How North Carolina ended up with 283,500 vials of unusable COVID-19 testing material from the federal government

Samantha Kummerer Image
BySamantha Kummerer WTVD logo
Wednesday, August 12, 2020
NC receives unusable COVID-19 testing supplies from the federal government
Thousands of vials containing material critical for COVID-19 testing arrived potentially contaminated and unusable.

RALEIGH, N.C. (WTVD) -- Thousands of vials containing material critical for COVID-19 testing arrived in North Carolina potentially contaminated and unusable.

North Carolina Health and Human Services (NCDHHS) reported receiving 283,500 vials of unusable material from the federal government over the last few months.

The material known as transport media helps keep individuals' samples protected before they reach the lab.

The unusable supplies could have helped the state conduct 283,500 COVID-19 tests, and comes at a time when shortage of testing supplies remains a concern across the country.

"We've had this challenge since the beginning," said Scott Shone, public health director of NC's State Lab. "I've often called it a supply chain Wack-a-Mole."

During the beginning of testing, swabs were running short, now chemicals used to test samples are facing shortages.

North Carolina wasn't the only state who received contaminated materials.

RELATED: Black neighborhoods have less access to Raleigh COVID-19 testing centers, but the gap is shrinking

South Carolina's public health director, Dr. Joan Duwve, shared similar issues with Palmetto State lawmakers on July 29.

"We have, oh gosh, 50,000 tubes that we can't use because they were either contaminated or there is one kind of tube that if you mix with bleach it turns in to Solpadeine gas and we didn't feel comfortable sending that out to our lab partners," Duwve said during a Testing and Tracing Subcommittee meeting.

Missouri Public Health officials sent out a memo at the end of June warning of supplies from the manufacturer Fillakit.

"If you have received saline media from the Missouri State Public Health Laboratory (MSPHL) and the saline has the labeling of Fillakit please do not use for sample collection until further notice," the memo read.

North Carolina officials said they received 59,500 vials from Fillakit at the end of May, but didn't distribute any of the material.

FEMA awarded a more than $10 million contract with FIllakit to create swabs and medical media.

"We are aware of the issues raised by some states that received Fillakit products. The Food and Drug Administration has determined Fillakit's Phosphate Buffered Saline is not suitable for distribution after analyzing the quality of the media," a FEMA spokesperson wrote the ABC 11 I-team.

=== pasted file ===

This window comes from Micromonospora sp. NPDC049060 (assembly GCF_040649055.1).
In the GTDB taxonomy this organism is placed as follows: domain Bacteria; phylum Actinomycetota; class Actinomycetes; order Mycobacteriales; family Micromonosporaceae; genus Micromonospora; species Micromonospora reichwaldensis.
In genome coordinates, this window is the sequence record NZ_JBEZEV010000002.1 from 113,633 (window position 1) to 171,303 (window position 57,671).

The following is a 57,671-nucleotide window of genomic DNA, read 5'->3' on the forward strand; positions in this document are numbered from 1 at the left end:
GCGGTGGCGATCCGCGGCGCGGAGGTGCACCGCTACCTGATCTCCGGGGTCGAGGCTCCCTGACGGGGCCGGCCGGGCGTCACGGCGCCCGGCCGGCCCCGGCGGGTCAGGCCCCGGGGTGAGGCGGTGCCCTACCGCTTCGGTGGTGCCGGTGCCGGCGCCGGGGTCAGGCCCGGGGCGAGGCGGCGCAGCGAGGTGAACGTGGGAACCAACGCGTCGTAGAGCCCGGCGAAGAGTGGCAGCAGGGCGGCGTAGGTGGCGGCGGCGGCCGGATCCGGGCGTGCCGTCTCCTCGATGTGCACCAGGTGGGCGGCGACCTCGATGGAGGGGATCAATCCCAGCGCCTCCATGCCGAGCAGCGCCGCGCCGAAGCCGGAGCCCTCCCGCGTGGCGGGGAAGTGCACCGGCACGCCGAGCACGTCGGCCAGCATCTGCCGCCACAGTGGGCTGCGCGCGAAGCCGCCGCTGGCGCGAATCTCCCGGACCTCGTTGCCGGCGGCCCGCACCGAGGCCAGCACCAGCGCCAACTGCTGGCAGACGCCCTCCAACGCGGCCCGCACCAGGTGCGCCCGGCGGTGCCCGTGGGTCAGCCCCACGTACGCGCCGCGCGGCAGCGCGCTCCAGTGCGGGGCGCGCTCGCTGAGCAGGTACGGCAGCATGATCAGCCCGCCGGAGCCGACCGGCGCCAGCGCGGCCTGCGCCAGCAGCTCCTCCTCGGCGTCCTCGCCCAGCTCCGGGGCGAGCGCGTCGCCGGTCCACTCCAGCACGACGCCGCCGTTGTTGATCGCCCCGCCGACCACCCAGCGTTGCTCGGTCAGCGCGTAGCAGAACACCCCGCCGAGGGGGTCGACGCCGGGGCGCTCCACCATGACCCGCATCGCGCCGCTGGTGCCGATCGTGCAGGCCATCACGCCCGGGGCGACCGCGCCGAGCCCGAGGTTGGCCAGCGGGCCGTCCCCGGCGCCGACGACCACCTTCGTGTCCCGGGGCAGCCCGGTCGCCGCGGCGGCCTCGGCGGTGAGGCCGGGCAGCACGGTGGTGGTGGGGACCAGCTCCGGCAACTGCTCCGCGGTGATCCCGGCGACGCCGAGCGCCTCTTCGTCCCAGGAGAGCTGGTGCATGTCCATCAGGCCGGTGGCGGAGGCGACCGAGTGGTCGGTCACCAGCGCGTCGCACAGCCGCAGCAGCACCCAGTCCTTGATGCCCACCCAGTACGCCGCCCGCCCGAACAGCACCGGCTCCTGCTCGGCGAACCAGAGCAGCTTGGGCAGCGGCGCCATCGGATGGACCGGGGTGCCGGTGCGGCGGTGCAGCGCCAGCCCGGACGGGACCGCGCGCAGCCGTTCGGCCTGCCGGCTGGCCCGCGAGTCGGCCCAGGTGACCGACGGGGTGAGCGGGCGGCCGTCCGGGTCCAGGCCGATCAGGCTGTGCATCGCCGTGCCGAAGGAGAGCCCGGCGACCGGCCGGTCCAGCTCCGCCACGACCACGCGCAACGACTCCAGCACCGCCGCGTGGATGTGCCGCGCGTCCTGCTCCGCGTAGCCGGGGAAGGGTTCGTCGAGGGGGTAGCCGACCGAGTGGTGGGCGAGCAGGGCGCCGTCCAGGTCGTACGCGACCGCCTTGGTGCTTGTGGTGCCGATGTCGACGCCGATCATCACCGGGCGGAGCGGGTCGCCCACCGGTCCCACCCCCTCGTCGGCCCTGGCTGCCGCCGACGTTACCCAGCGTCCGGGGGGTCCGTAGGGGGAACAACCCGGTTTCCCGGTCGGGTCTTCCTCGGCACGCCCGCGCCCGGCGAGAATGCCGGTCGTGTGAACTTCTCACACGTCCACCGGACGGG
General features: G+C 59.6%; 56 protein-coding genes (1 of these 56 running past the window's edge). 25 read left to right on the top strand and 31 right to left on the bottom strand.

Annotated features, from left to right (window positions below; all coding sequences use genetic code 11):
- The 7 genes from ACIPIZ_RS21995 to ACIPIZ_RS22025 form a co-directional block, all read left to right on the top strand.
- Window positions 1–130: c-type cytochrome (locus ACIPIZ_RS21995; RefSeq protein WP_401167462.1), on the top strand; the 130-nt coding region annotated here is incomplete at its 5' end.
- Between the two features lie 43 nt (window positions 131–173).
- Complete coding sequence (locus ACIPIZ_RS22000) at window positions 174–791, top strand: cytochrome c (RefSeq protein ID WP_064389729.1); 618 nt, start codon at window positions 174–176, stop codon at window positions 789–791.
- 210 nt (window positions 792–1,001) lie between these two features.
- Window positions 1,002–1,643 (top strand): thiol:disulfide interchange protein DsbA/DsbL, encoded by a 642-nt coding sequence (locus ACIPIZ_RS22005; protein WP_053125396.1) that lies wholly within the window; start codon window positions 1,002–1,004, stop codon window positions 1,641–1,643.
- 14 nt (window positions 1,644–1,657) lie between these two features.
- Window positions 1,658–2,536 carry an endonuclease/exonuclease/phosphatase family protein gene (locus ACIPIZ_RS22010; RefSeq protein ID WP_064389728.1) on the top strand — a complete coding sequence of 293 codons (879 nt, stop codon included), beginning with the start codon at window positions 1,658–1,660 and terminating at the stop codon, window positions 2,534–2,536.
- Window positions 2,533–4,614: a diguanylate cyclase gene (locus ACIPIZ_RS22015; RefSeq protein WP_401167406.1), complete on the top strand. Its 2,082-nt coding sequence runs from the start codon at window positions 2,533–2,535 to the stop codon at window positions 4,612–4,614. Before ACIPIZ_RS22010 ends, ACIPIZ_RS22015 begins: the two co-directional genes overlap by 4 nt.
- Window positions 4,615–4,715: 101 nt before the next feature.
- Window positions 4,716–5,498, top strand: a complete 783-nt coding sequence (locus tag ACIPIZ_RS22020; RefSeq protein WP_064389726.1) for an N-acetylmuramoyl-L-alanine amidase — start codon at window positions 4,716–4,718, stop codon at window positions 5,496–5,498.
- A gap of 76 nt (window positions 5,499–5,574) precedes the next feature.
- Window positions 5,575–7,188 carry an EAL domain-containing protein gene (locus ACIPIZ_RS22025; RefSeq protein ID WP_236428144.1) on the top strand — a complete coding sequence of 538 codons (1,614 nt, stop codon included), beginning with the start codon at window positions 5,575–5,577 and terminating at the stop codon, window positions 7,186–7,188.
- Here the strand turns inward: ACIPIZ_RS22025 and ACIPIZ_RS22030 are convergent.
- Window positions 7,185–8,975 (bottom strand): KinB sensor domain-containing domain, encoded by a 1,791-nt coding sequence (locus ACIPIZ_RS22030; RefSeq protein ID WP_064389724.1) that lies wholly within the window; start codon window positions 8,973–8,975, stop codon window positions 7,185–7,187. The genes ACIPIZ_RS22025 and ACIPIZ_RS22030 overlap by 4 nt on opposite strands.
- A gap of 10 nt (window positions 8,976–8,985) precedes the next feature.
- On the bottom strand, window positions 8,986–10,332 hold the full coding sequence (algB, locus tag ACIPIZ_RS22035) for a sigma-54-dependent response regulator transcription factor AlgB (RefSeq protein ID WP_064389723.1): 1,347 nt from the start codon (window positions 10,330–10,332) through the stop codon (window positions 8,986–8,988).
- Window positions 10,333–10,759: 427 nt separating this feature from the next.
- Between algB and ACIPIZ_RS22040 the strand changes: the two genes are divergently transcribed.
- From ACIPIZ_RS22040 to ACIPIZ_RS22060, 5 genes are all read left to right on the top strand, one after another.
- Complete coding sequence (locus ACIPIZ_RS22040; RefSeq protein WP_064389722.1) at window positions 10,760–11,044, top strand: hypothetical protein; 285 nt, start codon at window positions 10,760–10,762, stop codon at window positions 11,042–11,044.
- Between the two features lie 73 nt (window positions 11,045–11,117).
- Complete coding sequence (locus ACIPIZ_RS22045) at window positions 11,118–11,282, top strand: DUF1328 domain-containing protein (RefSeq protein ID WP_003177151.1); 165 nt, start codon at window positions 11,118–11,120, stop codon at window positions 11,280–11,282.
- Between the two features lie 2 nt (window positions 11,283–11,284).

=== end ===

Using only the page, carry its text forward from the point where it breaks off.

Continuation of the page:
The agency also said it has arranged to pick up more than 90% of the shipped products and 231,800 units were never distributed.

RELATED: Contact tracers work relentlessly to stop spread of COVID-19

The mistake with the products didn't cost the states anything, but it did cost the federal government. FEMA did not tell the ABC11 I-team how much was spent on the supplies.

"FEMA and our HHS partners remain committed to providing critically needed testing supplies in a timely manner to our state and local partners in response to the coronavirus (COVID-19)," a spokesperson for the agency wrote instead.

Shone said North Carolina receives testing supplies from private vendors along with the federal government, so the unusable supplies did not disrupt testing throughout the state.

"We've had to respond and adjust and so this is just one many things that comes up and was unexpected and the good news is we have a system in place to make sure that we are functioning at high efficiency and high accuracy and that we have access to testing for the residents," Shone said.

WATCH: This is what it's like to get a COVID-19 test

First of all, it doesn't hurt that much, but there's potential for discomfort.

He did admit the supply chain will be a continuous concern throughout the pandemic, and something officials constantly monitor both in North Carolina and across the country.

Adding different types of COVID-19 tests and approving different types of transport media will further help spread out demand.

Coronavirus Testing: What is a COVID-19 genetic, antigen and antibody test?

"Diversifying methods, using these new rapid methods, looking at what other technology and techniques are available to us will help get through and address any of these other issues that come up," Shone said. "Going to that supply chain Wack-a-Mole, making sure we have as many tools in our toolbox as possible so that we can accurately and effectively respond."